Being Aware of Emotional and Mental Exhaustion

We have all been there; tired, stressed, worn out, irritated, depressed, anxious. Sometimes, we feel all of these things at once and sometimes in waves. With the year coming to end and recycling of restrictions, seasonal depression or SAD (Seasonal Affective Disorder) has increased 62% when compared to screenings from 2019 with the majority affecting women compared to men.

How does SAD rise in the fall and winter months?

Studies have shown a multitude of reasons that can contribute but rare is it that only one cause stands to reason.

  • Serotonin: people with SAD typically are not able to regulate their serotonin levels (feel good hormone) whether it is due to the levels of serotonin or their uptake receptors in the brain.
  • Melatonin: this chemical helps regulate circadian rhythm and is released more regularly in times or darkness which increases during the fall and winter months as the sun appears for shorter lengths of time, giving us the feeling of “shorter days” on a biochemical level. In patients more susceptible to SAD, studies have shown higher levels of melatonin during the day compared to those without.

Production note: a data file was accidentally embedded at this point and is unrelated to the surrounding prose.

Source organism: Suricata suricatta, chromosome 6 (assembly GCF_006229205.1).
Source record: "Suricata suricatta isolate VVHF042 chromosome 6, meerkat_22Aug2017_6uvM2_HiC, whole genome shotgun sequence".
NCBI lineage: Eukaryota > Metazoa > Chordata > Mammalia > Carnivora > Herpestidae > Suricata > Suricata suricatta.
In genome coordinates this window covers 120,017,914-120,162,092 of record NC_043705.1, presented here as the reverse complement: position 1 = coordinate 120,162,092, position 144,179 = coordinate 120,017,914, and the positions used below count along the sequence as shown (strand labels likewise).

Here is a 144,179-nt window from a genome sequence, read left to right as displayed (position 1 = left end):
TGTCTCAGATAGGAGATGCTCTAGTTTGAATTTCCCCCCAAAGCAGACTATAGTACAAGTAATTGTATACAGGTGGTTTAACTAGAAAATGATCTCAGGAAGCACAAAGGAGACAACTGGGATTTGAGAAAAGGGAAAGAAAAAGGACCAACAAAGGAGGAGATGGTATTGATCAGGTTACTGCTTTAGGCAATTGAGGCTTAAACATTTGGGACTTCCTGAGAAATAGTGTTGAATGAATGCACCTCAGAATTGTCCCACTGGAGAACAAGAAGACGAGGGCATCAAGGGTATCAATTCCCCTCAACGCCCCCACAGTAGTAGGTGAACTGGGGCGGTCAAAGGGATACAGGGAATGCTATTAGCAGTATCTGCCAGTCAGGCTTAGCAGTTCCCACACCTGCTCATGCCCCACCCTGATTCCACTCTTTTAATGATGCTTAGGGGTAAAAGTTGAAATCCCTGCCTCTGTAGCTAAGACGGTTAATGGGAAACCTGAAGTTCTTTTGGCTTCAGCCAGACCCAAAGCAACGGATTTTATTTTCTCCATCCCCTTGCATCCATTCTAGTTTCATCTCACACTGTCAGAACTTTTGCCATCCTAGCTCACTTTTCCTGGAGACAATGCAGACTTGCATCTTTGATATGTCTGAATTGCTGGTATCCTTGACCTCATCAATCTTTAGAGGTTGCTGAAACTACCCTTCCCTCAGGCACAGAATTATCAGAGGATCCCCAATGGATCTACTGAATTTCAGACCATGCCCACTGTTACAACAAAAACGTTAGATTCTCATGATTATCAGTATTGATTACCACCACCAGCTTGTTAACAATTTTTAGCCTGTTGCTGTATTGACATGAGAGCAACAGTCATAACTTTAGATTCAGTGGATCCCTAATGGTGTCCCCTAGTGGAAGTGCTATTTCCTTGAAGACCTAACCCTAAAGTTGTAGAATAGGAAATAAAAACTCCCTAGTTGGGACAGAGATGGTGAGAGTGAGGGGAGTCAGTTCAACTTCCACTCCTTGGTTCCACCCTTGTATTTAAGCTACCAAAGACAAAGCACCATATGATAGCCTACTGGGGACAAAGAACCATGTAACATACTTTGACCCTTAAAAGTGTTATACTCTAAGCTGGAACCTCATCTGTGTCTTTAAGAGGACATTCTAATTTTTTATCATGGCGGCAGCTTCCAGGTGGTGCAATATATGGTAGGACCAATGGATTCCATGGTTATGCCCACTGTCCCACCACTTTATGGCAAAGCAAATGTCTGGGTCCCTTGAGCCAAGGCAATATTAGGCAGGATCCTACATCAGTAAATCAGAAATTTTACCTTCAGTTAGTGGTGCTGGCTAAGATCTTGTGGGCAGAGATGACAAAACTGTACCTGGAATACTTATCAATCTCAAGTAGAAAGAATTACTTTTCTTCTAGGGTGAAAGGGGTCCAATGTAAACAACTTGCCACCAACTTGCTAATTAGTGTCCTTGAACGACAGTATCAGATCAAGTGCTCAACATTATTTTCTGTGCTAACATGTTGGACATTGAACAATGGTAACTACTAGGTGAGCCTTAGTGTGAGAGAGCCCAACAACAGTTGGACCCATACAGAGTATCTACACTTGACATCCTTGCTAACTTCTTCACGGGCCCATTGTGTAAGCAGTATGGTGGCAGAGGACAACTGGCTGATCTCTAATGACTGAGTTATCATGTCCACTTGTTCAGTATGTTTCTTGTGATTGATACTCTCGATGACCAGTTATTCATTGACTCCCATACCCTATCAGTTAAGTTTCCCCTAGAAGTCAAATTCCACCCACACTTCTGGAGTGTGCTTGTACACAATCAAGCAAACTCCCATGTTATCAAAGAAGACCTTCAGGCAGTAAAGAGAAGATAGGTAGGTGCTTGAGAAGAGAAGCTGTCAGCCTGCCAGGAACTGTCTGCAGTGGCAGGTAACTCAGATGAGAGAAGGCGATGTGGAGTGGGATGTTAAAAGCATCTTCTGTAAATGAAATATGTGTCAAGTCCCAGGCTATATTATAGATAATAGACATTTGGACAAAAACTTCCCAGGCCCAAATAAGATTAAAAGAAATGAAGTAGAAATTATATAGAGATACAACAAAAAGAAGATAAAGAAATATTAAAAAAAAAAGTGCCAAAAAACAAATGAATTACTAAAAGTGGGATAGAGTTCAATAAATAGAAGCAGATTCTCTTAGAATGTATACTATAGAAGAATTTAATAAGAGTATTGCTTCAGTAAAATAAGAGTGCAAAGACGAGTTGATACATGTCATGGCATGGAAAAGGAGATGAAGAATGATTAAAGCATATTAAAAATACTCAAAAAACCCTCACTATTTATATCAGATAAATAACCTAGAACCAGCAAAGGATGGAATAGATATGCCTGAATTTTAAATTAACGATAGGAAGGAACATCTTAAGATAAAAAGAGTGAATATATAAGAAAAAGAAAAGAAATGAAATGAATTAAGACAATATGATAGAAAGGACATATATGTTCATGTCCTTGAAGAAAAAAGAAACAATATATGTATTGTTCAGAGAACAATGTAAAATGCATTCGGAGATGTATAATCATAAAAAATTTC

• Vitamin D Deficiency: being one of the necessary substrates in serotonin synthesis has indicated that low levels (whether from lack of sunlight exposure and/or food intake) does affect serotonin levels.

What do the symptoms look like?

Whether you are asking “for a friend” or not is irrelevant when identification early on can really make a difference.

  • Loss of interest in a well known activity;
  • Appetite irregularities (mainly overeating and craving carbs, or complete lack of interest in food);
  • Oversleeping;
  • Social withdrawal;
  • Low energy;
  • Lack of self esteem or feeling worthless.

What can be done to help?

Light therapy has been known to help alleviate some of the symptoms as well as a controlled diet that is rich in vitamin D such as cod, salmon, and herring (wild caught) and professional help from a psychologist or psychiatrist if medication is necessary. But what if you are neither a doctor nor a nutritionist? Reach out and simply be a good friend. FaceTime is an easy enough tool to use to plan a quick family check in or call a friend/loved one to see how they are doing. You can also use WhatsApp, Zoom and Facebook Portal. You can send a quick post on social media of a meme or an inspirational quote to make them smile and brighten their day. Even small, safe gatherings can help with the social aspect and lack of human interaction. Games are also a good way to stay entertained and in touch. Some free games you can download and use across all systems include: Mario Kart Tour, Scrabble GO, Kahoot!, Words with Friends, Houseparty, Uno, Psych!, Quiz Up, Life, and Monopoly. Netflix Party is also a thing! It is where you can synchronize playback, talk in the group chat feature but keep in mind it can only be used on a Chrome browser.

How many ways were you able to keep in touch with the people in your life?


Mental Health America.

National Insitute of Mental Health.

“The chronobiology and neurobiology of winter seasonal affective disorder”. chronobiology and neurobiology of winter seasonal affective disorder